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We’re two days into the very public fallout from what is being dubbed the College Admissions Scandal, which involves a group of rich parents, including actors Lori Loughlin and Felicity Huffman, paying thousands of dollars to doctor SAT scores, entrance essays, and admission requirements in order to secure their teenage children a spot at big name colleges in the U.S.. Fifty people in total, including wealthy parents, college coaches and test administrators have been accused of plotting to gain entrance for students, with the FBI engaging in a mass arrest on Tuesday and levelling charges against many of those involved. It’s a trainwreck, but in the midst of it all we keep coming back to the same question: how much would we pay for our child’s future?

There’s so much to unpack with the College Admissions Scandal, but one thing we keep going back to is the root of the mess, which is parents doing whatever they can to secure a bright future for their children. Is this an example of privilege in America? Definitely. Should these parents have let their children take the SATs on their own and donated their bribe money to educational programs for disadvantaged youth? Of course. Are students whose parents paid their way into college taking away spots from lower income students who studied and worked hard for their marks? You bet. But while many parents don’t go so far as to bribe test proctors, they do throw money, and heaps of it, at the post-secondary problem.

Actor Rob Lowe was quick to tweet about the scandal, praising his ‘hardworking sons’ for getting into college the old-fashioned way. Lowe has since deleted his tweet, possibly realizing that what he neglected the mention was that his successful Hollywood career and high pay days likely afforded his sons the best private schools, tutors and extra-curricular activities. We bet Lowe’s sons didn’t have to balance studying for a chemistry exam while working a part-time job to cover the cost of tuition, or go to class hungry, or try to focus on their school work while wondering where they were going to sleep that night.

Rich families often donate huge sums of money to colleges, with libraries, dorms and cafeterias bearing the names of donors. Do their children have an easier time getting accepted into a college that bares their family name? You bet. If Loughlin and husband Mossimo Giannulli has used their $500,000 to build a library at USC, we likely wouldn’t be hearing their names involved in the scandal and their daughters would still be students.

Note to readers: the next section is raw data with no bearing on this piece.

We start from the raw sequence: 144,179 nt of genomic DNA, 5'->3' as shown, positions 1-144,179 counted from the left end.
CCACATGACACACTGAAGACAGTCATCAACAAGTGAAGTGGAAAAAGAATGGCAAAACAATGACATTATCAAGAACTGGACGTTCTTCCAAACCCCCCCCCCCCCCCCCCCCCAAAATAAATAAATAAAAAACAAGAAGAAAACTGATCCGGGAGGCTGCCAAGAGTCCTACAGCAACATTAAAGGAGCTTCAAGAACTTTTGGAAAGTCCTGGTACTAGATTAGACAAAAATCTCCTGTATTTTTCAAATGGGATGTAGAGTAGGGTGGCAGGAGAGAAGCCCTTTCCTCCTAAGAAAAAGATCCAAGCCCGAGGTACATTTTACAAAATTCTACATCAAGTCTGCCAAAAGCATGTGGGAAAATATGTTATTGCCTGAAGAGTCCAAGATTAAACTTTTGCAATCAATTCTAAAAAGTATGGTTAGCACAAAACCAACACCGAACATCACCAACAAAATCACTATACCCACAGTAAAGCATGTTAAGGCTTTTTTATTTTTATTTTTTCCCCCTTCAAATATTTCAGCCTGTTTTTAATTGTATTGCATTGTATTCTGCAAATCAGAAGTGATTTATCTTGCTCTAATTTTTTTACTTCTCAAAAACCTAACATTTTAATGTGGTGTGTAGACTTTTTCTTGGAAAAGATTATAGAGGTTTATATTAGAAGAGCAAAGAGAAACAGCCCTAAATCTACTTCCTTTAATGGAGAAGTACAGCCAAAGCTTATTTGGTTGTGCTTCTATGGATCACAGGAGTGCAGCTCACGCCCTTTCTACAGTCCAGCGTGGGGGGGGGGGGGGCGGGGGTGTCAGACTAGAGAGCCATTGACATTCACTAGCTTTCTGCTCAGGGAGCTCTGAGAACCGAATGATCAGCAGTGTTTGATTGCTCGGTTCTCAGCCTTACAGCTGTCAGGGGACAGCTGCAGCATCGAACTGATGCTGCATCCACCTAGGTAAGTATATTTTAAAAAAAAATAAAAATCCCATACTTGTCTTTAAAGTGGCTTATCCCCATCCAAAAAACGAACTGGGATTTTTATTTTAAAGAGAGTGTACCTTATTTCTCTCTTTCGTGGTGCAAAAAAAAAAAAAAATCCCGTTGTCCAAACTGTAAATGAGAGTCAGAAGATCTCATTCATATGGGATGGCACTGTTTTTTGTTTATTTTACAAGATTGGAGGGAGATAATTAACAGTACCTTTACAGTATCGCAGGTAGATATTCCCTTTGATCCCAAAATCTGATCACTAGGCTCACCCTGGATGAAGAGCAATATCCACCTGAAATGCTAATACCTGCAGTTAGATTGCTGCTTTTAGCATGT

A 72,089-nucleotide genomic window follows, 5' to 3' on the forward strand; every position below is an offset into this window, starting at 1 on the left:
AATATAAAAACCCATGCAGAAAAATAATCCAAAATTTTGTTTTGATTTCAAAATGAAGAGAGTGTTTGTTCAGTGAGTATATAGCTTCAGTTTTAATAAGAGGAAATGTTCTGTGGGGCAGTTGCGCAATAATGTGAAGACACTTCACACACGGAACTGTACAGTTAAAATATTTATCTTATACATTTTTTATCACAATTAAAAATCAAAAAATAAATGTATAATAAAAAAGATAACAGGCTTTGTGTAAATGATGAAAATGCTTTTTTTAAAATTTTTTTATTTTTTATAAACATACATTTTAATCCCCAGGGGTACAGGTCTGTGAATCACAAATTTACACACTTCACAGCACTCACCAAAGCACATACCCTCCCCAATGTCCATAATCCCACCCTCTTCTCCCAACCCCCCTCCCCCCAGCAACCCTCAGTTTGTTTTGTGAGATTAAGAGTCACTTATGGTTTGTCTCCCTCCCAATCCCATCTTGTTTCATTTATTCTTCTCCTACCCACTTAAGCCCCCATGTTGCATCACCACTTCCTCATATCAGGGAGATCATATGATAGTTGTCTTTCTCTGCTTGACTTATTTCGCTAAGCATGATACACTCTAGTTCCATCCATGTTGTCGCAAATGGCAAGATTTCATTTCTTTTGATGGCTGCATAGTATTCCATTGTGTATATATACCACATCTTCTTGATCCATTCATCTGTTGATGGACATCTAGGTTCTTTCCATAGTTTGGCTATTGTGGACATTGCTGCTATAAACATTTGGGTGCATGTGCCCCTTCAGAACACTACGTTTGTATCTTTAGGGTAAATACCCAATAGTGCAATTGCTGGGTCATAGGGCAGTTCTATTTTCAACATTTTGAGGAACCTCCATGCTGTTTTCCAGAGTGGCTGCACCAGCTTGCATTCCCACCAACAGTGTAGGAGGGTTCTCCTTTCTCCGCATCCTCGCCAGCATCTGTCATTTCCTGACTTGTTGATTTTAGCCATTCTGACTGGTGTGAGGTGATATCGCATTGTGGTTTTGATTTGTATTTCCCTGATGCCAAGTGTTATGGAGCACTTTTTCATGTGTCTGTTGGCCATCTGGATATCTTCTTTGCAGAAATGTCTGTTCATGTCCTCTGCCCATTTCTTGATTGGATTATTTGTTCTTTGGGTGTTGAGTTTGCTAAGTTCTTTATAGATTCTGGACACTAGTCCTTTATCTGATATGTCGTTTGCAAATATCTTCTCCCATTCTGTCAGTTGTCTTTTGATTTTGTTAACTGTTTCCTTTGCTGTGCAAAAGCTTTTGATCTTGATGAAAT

Actor Zoe Kazan succinctly pointed out the hypocrisy of many celebs admonishing Loughlin and Huffman, highlighting the fact that many middle- and upper-income families use their financial means to help their children get into Ivy League schools.


Some of these parents are even the President.


Congresswoman Alexandria Ocasio-Cortez drew a parallel between post-secondary and politics.


Others voiced their disgust over the parents doing a disservice to their children, with actor Meredith Salenger outraged on behalf of students who ‘worked their asses off.’ She’s right too.


Actor Mara Wilson is here for state schools.


The Bachelor’s Chris Harrison is concerned over the scandal’s title.


Scott’s Tots wish they had someone to pay for college.


Lena Dunham had a suggestion regarding how the money should have been spent. We would have taken music lessons from Professor Jesse and the Rippers.

Admittedly, our favourite response is courtesy of James Van Der Beek.

As I write this, I’m hours away from touring a daycare for my infant daughter. Like any parent, I want the best for her. My search for a daycare that provides a safe and fun learning environment has been exhaustive, and while nap schedules and snacks are two of the biggest factors in her happiness at this stage, the reality is that this decision of where she’ll spend her early years is the first step towards college. The quality of her daycare, with quality almost always directly correlated to cost, will help determine whether she’ll learn to read early, understand languages, be exposed to the arts, play sports, and make connections. Oh yeah, there’s networking in daycare.

In both Canada and the US, we’ve seen recent generations of graduates leave college and university with hundreds of thousands of dollars of debt, only to find that the degree they spent the past four years earning does not guarantee a job. We know that, yet the pressure on teens to attend post-secondary is still intense. In the US, the tier system in post-secondary schools makes where one attends college more important than the degree they obtain, with admission to Ivy League schools not only exposing students to lush campus lawns and beautiful brick buildings, but to famous, wealthy, and well-connected alumni who can open the door to careers that feel impenetrable to students who attend colleges with a less recognizable name. Even Loughlin’s daughter Olivia Jade, who has already launched a makeup business and is a successful YouTuber, has been vocally outspoken about not wanting to attend college, but was pressured by her parents to obtain a degree. If the rich and famous can’t get by without a diploma, what are the rest of us supposed to do?

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We’re not arguing about whether bribing school officials, lying about having a learning disability, or paying someone to take a test for child is wrong. It is. Case closed. But the College Admissions Scandal is more complicated than that for two reasons.

One, it shines a light on how broken the post-secondary education system is, starting with the pressure to obtain a degree, all the way down to the importance placed on networking versus actual classroom learning.

Two, it begs the question that every parent grapples with each day. How far would you go to give your child the best life?